Since then, Israel has barred its companies from selling China any kind of high-tech military equipment that might aggravate relations with Washington. Nevertheless, despite the ban, intergovernmental ties and intelligence-sharing have flourished. Ehud Barak visited China in June 2011 -- the first Israeli defense minister to do so in a decade. Gen. Chen Bingde, head of the People's Liberation Army's General Staff, landed in Israel two months later in the first-ever visit of a Chinese military chief to Israel Defense Forces headquarters in Tel Aviv. The exact purpose of Chen's visit remains unclear; the Chinese Defense Ministry said only that he had arrived to "deepen understanding, enhance friendships, expand consensus and promote cooperation."
As Chinese-Israeli cooperation deepens and expands, one issue is becoming harder to avoid: Iran. China is Iran's largest destination for exports -- it buys 80 percent of Iran's oil -- and its second-largest source of imports (barely edged out by the trade hub of Dubai). Chinese trade with Iran is valued at over $30 billion -- at least three times larger than Chinese trade with Israel -- and is projected to reach $50 billion by 2015. And with sanctions edging Western companies out of Iran, China has rushed in to fill the void: At least 100 state-run companies now operate in the Islamic Republic, many heavily invested in its fuel and infrastructure industries.
The Chinese officially support a peaceful Iranian nuclear program, but have dragged their feet in condemning Tehran's move toward weapons-grade uranium enrichment. They grudgingly voted in favor of all U.N. Security Council resolutions condemning Iran, but each time expressed reservations over the imposition of sanctions and urged more time be given for negotiations.
"China only agreed to sanctions that don't apply real pressure on Iran -- namely, those that don't touch its financial or energy sectors," says Yoram Evron of the University of Haifa and the Institute for National Security Studies. "China's participation might have given the sanctions legitimacy, but it has effectively weakened international pressure."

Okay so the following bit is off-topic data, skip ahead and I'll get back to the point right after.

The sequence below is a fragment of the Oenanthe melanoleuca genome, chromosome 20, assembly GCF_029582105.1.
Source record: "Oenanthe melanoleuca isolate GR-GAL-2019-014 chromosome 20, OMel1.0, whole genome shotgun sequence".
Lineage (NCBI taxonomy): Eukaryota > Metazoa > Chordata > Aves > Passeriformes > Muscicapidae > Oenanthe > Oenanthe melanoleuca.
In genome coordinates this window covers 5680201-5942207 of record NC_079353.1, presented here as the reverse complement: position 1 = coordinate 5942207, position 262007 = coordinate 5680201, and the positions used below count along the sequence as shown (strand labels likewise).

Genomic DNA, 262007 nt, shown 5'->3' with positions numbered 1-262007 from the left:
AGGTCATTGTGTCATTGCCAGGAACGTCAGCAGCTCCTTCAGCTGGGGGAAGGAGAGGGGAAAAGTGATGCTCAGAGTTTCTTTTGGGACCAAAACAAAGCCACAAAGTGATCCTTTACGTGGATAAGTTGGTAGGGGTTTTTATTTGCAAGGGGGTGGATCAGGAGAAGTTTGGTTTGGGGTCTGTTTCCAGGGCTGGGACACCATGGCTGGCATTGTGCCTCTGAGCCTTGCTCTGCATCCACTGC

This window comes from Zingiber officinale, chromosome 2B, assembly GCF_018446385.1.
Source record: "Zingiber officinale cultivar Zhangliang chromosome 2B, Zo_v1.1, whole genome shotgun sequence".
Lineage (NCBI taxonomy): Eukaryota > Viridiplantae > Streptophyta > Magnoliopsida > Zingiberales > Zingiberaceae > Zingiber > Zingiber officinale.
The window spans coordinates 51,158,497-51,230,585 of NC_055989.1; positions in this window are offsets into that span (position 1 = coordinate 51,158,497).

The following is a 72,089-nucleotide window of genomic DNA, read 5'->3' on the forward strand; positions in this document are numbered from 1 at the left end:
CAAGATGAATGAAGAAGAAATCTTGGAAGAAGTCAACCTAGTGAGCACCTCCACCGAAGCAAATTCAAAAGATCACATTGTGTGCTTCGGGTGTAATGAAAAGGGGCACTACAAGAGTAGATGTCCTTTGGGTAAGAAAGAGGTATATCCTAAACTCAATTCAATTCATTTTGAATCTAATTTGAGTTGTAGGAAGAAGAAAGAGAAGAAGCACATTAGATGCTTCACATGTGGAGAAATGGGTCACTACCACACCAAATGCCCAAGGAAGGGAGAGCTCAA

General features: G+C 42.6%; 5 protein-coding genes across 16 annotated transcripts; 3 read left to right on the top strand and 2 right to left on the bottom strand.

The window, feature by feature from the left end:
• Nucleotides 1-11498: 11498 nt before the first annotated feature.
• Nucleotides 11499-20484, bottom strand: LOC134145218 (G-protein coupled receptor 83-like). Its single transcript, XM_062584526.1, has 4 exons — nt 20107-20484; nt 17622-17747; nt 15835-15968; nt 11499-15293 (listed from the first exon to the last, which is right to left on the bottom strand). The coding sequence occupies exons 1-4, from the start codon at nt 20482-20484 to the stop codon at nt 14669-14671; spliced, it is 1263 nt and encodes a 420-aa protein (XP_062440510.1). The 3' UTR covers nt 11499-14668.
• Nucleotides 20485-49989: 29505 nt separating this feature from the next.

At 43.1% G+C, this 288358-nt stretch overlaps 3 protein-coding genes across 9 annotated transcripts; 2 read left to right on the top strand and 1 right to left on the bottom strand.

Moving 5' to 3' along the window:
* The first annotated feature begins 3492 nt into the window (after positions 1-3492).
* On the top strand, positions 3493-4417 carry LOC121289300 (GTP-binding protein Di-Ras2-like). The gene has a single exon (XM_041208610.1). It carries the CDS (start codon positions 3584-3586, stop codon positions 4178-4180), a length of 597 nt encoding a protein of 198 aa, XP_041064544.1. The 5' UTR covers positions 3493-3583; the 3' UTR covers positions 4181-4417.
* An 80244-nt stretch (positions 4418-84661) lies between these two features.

"The Chinese want to irk the Americans," adds Yitzhak Shichor, also of the University of Haifa. "If, for example, the U.S. says it wants to sell arms to Taiwan, the Chinese can do nothing but weep and wail -- instead they react on the Iranian front."
For years, Israeli officials have attempted to convince Beijing to change course on Tehran. In February 2010, a high-level Israeli delegation again traveled to China, ostensibly to reiterate the dangers posed by a nuclear-armed Iran. This time they tried a different tack: explaining the consequences of an Israeli strike on that program -- a prospect they described as inevitable should sanctions fail. "They really sat up in their chairs when we described what a preemptive attack would do to the region and on oil supplies they have come to depend on," an Israeli official said at the time.
The campaign appears to have paid off, and by mid-2010, China's tone had perceptibly changed. In June of that year, when the Security Council slapped Iran with a fourth round of sanctions, Beijing abandoned its initial opposition and ultimately backed the resolution, saying it supported a "two-way method" of continued talks alongside harder sanctions. This January, Chinese Premier Wen Jiabao issued an unusually blunt warning that his government "adamantly opposes" Iran's nuclear-weapons drive.
China's apparent shift has not gone unnoticed in Tehran. In 2010 Ali Akbar Salehi, then head of Iran's Atomic Energy Organization, cautioned that "Beijing might gradually lose its respectable status in the Islamic world and wake up when it is already too late."
These days, China's diplomatic waltz -- keeping one foot in Tehran and the other in Tel Aviv -- is beginning to look increasingly awkward. As the People's Republic discovers the Jews, it should remember an old Yiddish proverb: You can't dance at two weddings at once.